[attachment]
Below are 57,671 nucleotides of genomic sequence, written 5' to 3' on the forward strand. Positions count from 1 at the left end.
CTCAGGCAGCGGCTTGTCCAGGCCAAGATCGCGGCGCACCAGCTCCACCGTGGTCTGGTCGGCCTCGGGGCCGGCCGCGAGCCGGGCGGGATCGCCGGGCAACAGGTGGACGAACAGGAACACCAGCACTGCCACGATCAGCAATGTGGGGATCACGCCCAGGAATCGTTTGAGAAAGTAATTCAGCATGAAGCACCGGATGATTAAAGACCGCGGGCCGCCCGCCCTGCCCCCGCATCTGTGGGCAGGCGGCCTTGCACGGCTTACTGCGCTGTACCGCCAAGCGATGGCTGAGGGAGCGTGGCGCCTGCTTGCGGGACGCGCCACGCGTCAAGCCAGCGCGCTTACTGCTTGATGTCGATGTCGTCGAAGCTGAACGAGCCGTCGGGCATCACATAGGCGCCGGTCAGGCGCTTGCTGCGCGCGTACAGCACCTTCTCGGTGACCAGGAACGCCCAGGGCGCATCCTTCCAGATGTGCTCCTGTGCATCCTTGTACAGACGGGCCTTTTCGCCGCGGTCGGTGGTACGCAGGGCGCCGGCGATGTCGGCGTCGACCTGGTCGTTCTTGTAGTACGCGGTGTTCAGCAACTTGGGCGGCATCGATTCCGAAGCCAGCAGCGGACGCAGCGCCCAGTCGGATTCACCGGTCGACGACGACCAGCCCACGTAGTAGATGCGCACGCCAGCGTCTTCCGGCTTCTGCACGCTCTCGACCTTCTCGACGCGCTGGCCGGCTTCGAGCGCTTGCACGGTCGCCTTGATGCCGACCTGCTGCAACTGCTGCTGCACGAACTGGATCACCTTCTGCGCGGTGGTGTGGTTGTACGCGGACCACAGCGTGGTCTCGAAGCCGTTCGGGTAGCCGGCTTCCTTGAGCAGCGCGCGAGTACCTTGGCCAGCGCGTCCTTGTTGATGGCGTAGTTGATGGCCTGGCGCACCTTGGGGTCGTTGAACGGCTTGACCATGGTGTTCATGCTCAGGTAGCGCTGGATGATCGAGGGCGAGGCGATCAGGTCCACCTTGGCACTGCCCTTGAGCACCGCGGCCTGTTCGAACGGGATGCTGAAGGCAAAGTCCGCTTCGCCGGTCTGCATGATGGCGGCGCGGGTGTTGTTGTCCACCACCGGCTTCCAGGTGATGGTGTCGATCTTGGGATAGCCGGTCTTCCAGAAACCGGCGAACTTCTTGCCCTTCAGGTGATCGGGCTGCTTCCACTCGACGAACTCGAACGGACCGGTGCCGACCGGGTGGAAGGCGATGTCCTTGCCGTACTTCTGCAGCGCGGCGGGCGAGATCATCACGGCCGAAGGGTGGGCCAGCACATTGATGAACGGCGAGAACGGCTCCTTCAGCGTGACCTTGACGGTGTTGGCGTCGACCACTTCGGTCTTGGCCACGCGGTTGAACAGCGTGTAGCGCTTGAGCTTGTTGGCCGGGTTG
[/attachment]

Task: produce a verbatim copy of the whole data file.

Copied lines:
Below are 57,671 nucleotides of genomic sequence, written 5' to 3' on the forward strand. Positions count from 1 at the left end.
CTCAGGCAGCGGCTTGTCCAGGCCAAGATCGCGGCGCACCAGCTCCACCGTGGTCTGGTCGGCCTCGGGGCCGGCCGCGAGCCGGGCGGGATCGCCGGGCAACAGGTGGACGAACAGGAACACCAGCACTGCCACGATCAGCAATGTGGGGATCACGCCCAGGAATCGTTTGAGAAAGTAATTCAGCATGAAGCACCGGATGATTAAAGACCGCGGGCCGCCCGCCCTGCCCCCGCATCTGTGGGCAGGCGGCCTTGCACGGCTTACTGCGCTGTACCGCCAAGCGATGGCTGAGGGAGCGTGGCGCCTGCTTGCGGGACGCGCCACGCGTCAAGCCAGCGCGCTTACTGCTTGATGTCGATGTCGTCGAAGCTGAACGAGCCGTCGGGCATCACATAGGCGCCGGTCAGGCGCTTGCTGCGCGCGTACAGCACCTTCTCGGTGACCAGGAACGCCCAGGGCGCATCCTTCCAGATGTGCTCCTGTGCATCCTTGTACAGACGGGCCTTTTCGCCGCGGTCGGTGGTACGCAGGGCGCCGGCGATGTCGGCGTCGACCTGGTCGTTCTTGTAGTACGCGGTGTTCAGCAACTTGGGCGGCATCGATTCCGAAGCCAGCAGCGGACGCAGCGCCCAGTCGGATTCACCGGTCGACGACGACCAGCCCACGTAGTAGATGCGCACGCCAGCGTCTTCCGGCTTCTGCACGCTCTCGACCTTCTCGACGCGCTGGCCGGCTTCGAGCGCTTGCACGGTCGCCTTGATGCCGACCTGCTGCAACTGCTGCTGCACGAACTGGATCACCTTCTGCGCGGTGGTGTGGTTGTACGCGGACCACAGCGTGGTCTCGAAGCCGTTCGGGTAGCCGGCTTCCTTGAGCAGCGCGCGAGTACCTTGGCCAGCGCGTCCTTGTTGATGGCGTAGTTGATGGCCTGGCGCACCTTGGGGTCGTTGAACGGCTTGACCATGGTGTTCATGCTCAGGTAGCGCTGGATGATCGAGGGCGAGGCGATCAGGTCCACCTTGGCACTGCCCTTGAGCACCGCGGCCTGTTCGAACGGGATGCTGAAGGCAAAGTCCGCTTCGCCGGTCTGCATGATGGCGGCGCGGGTGTTGTTGTCCACCACCGGCTTCCAGGTGATGGTGTCGATCTTGGGATAGCCGGTCTTCCAGAAACCGGCGAACTTCTTGCCCTTCAGGTGATCGGGCTGCTTCCACTCGACGAACTCGAACGGACCGGTGCCGACCGGGTGGAAGGCGATGTCCTTGCCGTACTTCTGCAGCGCGGCGGGCGAGATCATCACGGCCGAAGGGTGGGCCAGCACATTGATGAACGGCGAGAACGGCTCCTTCAGCGTGACCTTGACGGTGTTGGCGTCGACCACTTCGGTCTTGGCCACGCGGTTGAACAGCGTGTAGCGCTTGAGCTTGTTGGCCGGGTTG